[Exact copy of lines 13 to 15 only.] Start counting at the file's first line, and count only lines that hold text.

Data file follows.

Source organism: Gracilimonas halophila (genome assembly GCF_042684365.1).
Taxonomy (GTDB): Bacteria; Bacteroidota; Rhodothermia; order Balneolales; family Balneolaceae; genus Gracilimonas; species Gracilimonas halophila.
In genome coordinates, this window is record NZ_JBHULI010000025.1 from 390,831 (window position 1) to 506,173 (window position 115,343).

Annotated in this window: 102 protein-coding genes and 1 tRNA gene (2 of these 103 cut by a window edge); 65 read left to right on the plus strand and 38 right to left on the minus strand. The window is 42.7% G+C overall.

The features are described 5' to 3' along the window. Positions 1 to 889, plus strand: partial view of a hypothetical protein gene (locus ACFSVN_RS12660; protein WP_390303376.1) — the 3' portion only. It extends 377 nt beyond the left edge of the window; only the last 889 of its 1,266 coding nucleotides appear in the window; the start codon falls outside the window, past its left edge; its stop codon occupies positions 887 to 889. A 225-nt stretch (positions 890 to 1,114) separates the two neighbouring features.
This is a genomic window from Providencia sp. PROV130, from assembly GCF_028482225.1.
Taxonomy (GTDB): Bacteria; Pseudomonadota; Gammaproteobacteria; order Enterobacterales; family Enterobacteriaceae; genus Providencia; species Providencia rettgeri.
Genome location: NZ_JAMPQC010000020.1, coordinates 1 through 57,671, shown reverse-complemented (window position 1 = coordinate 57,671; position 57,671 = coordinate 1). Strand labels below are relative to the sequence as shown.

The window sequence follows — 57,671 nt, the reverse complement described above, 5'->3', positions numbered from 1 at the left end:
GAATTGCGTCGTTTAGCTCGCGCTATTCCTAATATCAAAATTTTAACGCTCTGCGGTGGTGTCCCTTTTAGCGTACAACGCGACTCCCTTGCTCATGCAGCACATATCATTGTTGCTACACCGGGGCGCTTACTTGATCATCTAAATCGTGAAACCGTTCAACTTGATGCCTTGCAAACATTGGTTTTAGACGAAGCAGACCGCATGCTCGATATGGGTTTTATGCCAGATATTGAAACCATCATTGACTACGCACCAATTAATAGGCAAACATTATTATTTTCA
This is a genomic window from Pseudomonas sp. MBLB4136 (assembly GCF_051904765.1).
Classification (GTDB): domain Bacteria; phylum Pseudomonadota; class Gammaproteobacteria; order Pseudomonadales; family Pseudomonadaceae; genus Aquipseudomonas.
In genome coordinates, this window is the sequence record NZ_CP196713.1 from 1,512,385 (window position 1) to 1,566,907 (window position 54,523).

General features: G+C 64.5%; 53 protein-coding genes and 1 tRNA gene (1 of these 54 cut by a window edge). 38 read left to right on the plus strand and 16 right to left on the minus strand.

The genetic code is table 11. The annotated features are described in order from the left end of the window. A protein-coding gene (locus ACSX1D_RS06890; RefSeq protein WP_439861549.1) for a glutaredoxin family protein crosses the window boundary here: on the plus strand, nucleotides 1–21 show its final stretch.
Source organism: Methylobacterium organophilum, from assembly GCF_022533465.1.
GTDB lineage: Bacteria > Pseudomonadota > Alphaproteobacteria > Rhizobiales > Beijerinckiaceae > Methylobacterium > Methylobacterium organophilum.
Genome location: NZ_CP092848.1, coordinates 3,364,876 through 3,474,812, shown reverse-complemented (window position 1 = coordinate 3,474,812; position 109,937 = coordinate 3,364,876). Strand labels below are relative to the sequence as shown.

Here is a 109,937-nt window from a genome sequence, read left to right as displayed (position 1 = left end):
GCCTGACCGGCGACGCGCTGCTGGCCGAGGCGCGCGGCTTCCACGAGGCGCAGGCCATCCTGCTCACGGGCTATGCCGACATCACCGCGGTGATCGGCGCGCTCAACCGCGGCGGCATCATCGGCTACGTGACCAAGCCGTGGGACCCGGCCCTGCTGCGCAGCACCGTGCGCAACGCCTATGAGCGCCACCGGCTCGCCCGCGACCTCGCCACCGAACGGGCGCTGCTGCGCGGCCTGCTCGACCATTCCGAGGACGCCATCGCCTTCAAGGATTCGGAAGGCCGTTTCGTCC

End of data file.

In genome coordinates, this window is the sequence record NZ_CP196713.1 from 1,512,385 (window position 1) to 1,566,907 (window position 54,523).

General features: G+C 64.5%; 53 protein-coding genes and 1 tRNA gene (1 of these 54 cut by a window edge). 38 read left to right on the plus strand and 16 right to left on the minus strand.

The genetic code is table 11. The annotated features are described in order from the left end of the window. A protein-coding gene (locus ACSX1D_RS06890; RefSeq protein WP_439861549.1) for a glutaredoxin family protein crosses the window boundary here: on the plus strand, nucleotides 1–21 show its final stretch.